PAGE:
But Jonah set out to flee toward Tarshish from the presence of Yahweh. And he went down to Joppa and found a merchant ship going to Tarshish, and paid her fare, and went on board her to go with them toward Tarshish from the presence of Yahweh.” (Jonah 1:3, LEB)

One of the first principles of observation in Bible study is to look for repeated words or phrases in the section that you are studying.  We have a good example from Jonah here where the author of Jonah repeats “from the presence of Yahweh,” two times in quick succession.  This raises the question, “why does he do this?”

My argument is that the author really wants to emphasize what Jonah was doing.  God had told Jonah to go to Nineveh and preach [which oh by the way was at the time Israel’s worst and most vicious enemy] and Jonah obviously did not! want to go to Nineveh so he catches a ship going in exactly the opposite direction from Nineveh “toward Tarshish from the presence of Yahweh.”

Here’s the funny thing.  The Bible is pretty clear that one cannot flee “from the presence of Yahweh.”  Here is a good example from my favorite Psalm:

Where shall I go from your Spirit? Or where shall I flee from your presence? If I ascend to heaven, you are there! If I make my bed in Sheol, you are there! If I take the wings of the morning and dwell in the uttermost parts of the sea, even there your hand shall lead me, and your right hand shall hold me. If I say, “Surely the darkness shall cover me, and the light about me be night,” even the darkness is not dark to you; the night is bright as the day, for darkness is as light with you.” (Psalm 139:7–12, ESV)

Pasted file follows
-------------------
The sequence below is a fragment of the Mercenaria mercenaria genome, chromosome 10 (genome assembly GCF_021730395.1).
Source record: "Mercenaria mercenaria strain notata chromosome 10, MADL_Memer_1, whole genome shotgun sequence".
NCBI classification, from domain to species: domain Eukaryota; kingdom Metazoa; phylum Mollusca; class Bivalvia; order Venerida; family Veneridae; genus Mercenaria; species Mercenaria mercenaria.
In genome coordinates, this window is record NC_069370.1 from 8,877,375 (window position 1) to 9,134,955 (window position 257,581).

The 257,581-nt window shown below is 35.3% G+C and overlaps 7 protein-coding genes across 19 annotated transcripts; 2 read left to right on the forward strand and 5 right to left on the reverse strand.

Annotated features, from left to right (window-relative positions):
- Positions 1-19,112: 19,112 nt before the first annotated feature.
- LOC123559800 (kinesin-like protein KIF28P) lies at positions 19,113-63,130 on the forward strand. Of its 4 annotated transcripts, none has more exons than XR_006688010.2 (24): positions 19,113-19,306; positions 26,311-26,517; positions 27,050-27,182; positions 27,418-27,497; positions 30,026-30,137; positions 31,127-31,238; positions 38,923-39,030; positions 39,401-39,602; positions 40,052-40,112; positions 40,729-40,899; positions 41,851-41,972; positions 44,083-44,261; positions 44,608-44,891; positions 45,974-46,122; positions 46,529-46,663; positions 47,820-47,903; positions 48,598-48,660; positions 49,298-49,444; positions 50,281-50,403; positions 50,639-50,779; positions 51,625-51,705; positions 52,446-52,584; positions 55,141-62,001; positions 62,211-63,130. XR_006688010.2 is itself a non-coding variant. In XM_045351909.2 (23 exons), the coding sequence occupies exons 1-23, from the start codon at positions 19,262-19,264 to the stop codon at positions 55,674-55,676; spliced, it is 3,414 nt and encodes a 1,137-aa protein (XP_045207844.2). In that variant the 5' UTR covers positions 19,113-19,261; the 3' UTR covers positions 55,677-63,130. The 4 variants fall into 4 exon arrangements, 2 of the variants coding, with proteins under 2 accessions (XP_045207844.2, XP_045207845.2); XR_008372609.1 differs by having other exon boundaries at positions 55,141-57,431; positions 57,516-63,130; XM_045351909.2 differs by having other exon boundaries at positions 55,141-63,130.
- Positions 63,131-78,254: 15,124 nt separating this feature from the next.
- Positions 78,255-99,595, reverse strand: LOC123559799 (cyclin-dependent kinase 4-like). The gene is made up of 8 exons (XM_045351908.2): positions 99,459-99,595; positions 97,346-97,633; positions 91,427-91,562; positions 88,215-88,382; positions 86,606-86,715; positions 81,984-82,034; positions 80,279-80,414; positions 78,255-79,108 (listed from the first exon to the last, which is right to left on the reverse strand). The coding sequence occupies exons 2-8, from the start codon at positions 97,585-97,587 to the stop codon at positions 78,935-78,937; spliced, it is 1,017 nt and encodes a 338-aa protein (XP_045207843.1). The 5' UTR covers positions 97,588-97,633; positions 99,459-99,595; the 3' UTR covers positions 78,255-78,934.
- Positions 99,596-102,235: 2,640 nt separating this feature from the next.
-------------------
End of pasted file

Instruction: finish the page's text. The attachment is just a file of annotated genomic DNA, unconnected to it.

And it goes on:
The author of Jonah certainly understood that God was present everywhere [omnipresent for seminary studs]. yet he writes that Jonah fled from the presence of Yahweh, what is going on?

What is happening here is that Jonah is fleeing from obedience to the Lord’s command and therefore getting himself out from under the authority of the Lord and therefore out of his presence.  In effect by his actions Jonah was saying, “you are no longer my God.”  Jonah was finished with the Lord at this point.

Of course, the problem for Jonah was that the Lord was not finished with him.  This would be painful and miserable for Jonah, but it is a beautiful picture of grace.

Our own choices, like Jonah’s choices, often lead us into misery and difficulty, thanks be to God that he is not finished with us when we choose to do exactly the opposite of what he has commanded us to do.  God is present even when [especially when!] we are making poor choices.